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Wasatch Brings New Energy to Utah Market

solar powered real estate
November 2019

Battery and solar project in collaboration with Rocky Mountain Power dubbed “most transformative program in the country.”

Apartment developer Wasatch’s recent efforts to bring an innovative solution to powering its communities in collaboration with its local utility company and the surrounding area is being heralded by environmental and utility industries.

Located 27 miles south of Salt Lake City, Soleil Lofts, a 600-unit community in Herriman, Utah, is the high point of Wasatch’s years-long effort into sustainability operations.

By partnering with its local utility Rocky Mountain Power (RMP) and Auric Energy, The Wasatch Group was able to deliver a solar-based program that powers all-electric apartments that were engineered to consume 50 percent less energy.

What sets this program apart from many solar-powered real estate projects is that it serves more than just the direct end-user.  For example, typically for a homeowner who installs solar panels on their roof, that power is used only by that owner.

But in each apartment at Soleil Lofts, batteries are included. They store energy that can be used by the resident and accessed by RMP to enhance their infrastructure for the benefit of all customers on the utility’s grid.

One example of how the apartments were designed to consume less energy can be seen in the Air Changes per Hour (ACH) where once there would be between five and 12 air-exchanges per hour per apartment home, the new system limits this to one, Johnson says. Residents also have a 5 percent lower overall energy cost because of the innovative design of the buildings.

Such efficiency is a big step up from Wasatch’s initial efforts about five years ago when its sustainability retrofits were built out to offset common area electric use while maximizing the local utility rebate system.

“Back then, we were just trying to use the rebates to offset as much costs as we could,” Johnson says.

How It Works

Each apartment home comes with efficient appliances and a safe, long-lasting sonnen battery—powered by solar panels on top of all 22 buildings in the community. RMP will manage the batteries as a Virtual Power Plant (VPP) capable of operating as a grid resource. Once fully operational, Soleil Lofts, which is 100 percent powered by electricity, will be the largest residential battery demand response project in the United States.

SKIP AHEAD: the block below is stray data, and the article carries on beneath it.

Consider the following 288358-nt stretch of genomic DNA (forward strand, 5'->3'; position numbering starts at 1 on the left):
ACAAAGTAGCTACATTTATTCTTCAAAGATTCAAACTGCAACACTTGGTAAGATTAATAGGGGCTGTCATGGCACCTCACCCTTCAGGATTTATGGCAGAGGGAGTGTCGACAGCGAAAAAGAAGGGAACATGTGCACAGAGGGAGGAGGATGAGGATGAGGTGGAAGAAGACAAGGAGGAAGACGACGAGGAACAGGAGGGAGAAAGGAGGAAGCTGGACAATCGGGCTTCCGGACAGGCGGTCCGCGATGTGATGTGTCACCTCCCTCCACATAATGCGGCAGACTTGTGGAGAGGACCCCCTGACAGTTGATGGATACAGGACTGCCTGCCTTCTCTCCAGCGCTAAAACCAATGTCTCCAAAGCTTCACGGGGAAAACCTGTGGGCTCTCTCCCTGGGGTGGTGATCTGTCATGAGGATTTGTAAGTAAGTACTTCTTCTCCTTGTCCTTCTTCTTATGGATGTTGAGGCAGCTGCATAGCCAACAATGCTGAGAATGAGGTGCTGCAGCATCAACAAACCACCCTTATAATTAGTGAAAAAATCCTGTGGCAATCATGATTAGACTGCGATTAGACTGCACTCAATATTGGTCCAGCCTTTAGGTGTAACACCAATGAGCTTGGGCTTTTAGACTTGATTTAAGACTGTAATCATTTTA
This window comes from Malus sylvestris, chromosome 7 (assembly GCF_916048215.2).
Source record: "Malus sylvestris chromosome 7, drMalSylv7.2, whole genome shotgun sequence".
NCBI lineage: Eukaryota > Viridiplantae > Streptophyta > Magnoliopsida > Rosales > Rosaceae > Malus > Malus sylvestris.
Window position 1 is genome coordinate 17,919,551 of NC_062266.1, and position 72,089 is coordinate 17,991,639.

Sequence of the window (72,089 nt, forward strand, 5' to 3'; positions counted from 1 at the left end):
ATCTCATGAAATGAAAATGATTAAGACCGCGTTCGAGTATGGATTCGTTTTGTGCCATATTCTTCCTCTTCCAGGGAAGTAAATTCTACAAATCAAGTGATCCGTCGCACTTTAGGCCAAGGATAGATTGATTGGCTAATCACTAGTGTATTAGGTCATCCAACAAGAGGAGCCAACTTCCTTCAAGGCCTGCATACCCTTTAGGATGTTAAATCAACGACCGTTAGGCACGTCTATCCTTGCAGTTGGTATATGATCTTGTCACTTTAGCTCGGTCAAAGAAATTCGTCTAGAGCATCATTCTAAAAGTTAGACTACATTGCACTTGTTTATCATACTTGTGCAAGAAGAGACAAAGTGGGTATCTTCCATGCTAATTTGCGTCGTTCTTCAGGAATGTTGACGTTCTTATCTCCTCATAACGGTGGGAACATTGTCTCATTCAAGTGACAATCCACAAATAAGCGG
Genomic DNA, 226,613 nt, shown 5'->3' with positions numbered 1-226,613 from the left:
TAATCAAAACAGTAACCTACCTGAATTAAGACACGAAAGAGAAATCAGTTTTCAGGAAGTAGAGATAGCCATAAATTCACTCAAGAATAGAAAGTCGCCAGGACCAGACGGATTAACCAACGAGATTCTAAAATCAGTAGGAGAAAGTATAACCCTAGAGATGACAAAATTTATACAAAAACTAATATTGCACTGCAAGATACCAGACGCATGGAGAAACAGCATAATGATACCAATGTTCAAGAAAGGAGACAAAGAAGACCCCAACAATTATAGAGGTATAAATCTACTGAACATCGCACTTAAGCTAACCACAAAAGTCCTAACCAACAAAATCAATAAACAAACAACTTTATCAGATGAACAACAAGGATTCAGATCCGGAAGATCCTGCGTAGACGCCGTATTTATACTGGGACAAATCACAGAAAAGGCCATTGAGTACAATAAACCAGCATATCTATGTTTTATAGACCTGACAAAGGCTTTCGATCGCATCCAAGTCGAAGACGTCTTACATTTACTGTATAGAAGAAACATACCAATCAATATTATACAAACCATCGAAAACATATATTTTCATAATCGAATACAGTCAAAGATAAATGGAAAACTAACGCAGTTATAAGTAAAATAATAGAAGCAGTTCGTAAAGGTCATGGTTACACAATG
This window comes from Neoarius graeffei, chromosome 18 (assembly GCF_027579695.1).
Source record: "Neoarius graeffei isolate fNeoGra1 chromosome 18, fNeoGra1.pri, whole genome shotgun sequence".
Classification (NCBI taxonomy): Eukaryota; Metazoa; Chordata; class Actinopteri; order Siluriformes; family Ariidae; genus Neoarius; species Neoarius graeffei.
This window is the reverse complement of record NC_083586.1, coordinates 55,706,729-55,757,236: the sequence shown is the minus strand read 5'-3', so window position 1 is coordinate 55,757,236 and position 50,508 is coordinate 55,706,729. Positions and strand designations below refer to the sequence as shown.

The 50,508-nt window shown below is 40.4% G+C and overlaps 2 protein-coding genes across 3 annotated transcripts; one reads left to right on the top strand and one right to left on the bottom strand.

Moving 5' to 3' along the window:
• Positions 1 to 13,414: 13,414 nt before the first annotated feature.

“In my opinion, this is the most transformative project we’ve worked on in the United States,” sonnen CEO Blake Richetta tells Utility Dive.

That’s coming from a company that has installed more than 45,000 batteries globally and already developed multiple VPPs that combine residential energy systems into grid resources. But Richetta, who took the helm at sonnen earlier this year, says the Utah project stands out for multiple reasons.

“This has never been done,” Richetta says. “Soleil Lofts is a completely purpose-built community, owned by the developer but the utility is completely managing the solar and battery resources.”

Sonnen and RMP credited the developer for its environmental focus.

“If we tried to do this on our own, it wouldn’t have penciled out,” RMP Managing Director Bill Comeau told Utility Dive. “Not for us, or them.”

The Wasatch Group will own the solar array and batteries, while RMP will manage the VPP as a grid resource and will be studying its potential integration into the Western Energy Imbalance Market. More than 600 individual sonnen ecoLinx batteries will be capable of storing 12.6 MWh of energy from a 5.2 MW solar array.

While the VPP is unique, both sonnen and RMP say it represents a solution that can be replicated.

Salt Lake City, like many parts of the country, is struggling to meet housing demand, Johnson says. “What’s great about this program is that it provides housing without adding any carbon particles to the air,” Johnson says.

Some surveys rank Salt Lake City, which sits in a geographic basin, among the 10 worst markets for air quality. That rating is based mostly because of winter climate, when an inversion of atmospheric conditions occurs. Normally, cool air resides above while warm air resides below, so when an inversion occurs, the inversion traps a dense layer of cold air under warm air.

This article was originally published on Utility Dive (www.utilitydive.com). Utility Dive is a daily news publication that provides busy professionals with a bird’s-eye-view of their industry in 60 seconds.